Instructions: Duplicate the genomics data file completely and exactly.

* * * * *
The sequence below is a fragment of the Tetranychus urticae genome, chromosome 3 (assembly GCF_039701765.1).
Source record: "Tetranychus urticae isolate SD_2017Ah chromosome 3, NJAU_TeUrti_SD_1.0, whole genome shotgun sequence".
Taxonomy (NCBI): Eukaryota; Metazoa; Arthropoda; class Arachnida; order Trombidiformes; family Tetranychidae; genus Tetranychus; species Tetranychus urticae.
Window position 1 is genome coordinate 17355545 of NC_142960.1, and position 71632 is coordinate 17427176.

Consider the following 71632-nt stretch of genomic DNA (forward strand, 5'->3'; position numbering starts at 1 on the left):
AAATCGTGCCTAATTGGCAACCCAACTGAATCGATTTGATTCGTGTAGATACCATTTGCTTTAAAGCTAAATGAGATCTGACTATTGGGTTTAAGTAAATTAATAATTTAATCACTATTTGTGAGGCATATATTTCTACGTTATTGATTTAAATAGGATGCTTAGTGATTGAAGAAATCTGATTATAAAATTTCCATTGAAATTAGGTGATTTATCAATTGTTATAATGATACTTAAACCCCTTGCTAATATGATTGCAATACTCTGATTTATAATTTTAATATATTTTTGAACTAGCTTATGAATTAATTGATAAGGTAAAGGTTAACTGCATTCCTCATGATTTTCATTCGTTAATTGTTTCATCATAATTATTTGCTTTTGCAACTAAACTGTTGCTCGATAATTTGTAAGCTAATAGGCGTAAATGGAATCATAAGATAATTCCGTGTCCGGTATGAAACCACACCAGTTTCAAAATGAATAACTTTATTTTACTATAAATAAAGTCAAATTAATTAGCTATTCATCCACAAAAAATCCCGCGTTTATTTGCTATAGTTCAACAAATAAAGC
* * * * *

The sequence below is a fragment of the Tetranychus urticae genome, chromosome 3 (assembly GCF_039701765.1).
Source record: "Tetranychus urticae isolate SD_2017Ah chromosome 3, NJAU_TeUrti_SD_1.0, whole genome shotgun sequence".
Taxonomy (NCBI): Eukaryota; Metazoa; Arthropoda; class Arachnida; order Trombidiformes; family Tetranychidae; genus Tetranychus; species Tetranychus urticae.
Window position 1 is genome coordinate 17355545 of NC_142960.1, and position 71632 is coordinate 17427176.

Consider the following 71632-nt stretch of genomic DNA (forward strand, 5'->3'; position numbering starts at 1 on the left):
AAATCGTGCCTAATTGGCAACCCAACTGAATCGATTTGATTCGTGTAGATACCATTTGCTTTAAAGCTAAATGAGATCTGACTATTGGGTTTAAGTAAATTAATAATTTAATCACTATTTGTGAGGCATATATTTCTACGTTATTGATTTAAATAGGATGCTTAGTGATTGAAGAAATCTGATTATAAAATTTCCATTGAAATTAGGTGATTTATCAATTGTTATAATGATACTTAAACCCCTTGCTAATATGATTGCAATACTCTGATTTATAATTTTAATATATTTTTGAACTAGCTTATGAATTAATTGATAAGGTAAAGGTTAACTGCATTCCTCATGATTTTCATTCGTTAATTGTTTCATCATAATTATTTGCTTTTGCAACTAAACTGTTGCTCGATAATTTGTAAGCTAATAGGCGTAAATGGAATCATAAGATAATTCCGTGTCCGGTATGAAACCACACCAGTTTCAAAATGAATAACTTTATTTTACTATAAATAAAGTCAAATTAATTAGCTATTCATCCACAAAAAATCCCGCGTTTATTTGCTATAGTTCAACAAATAAAGC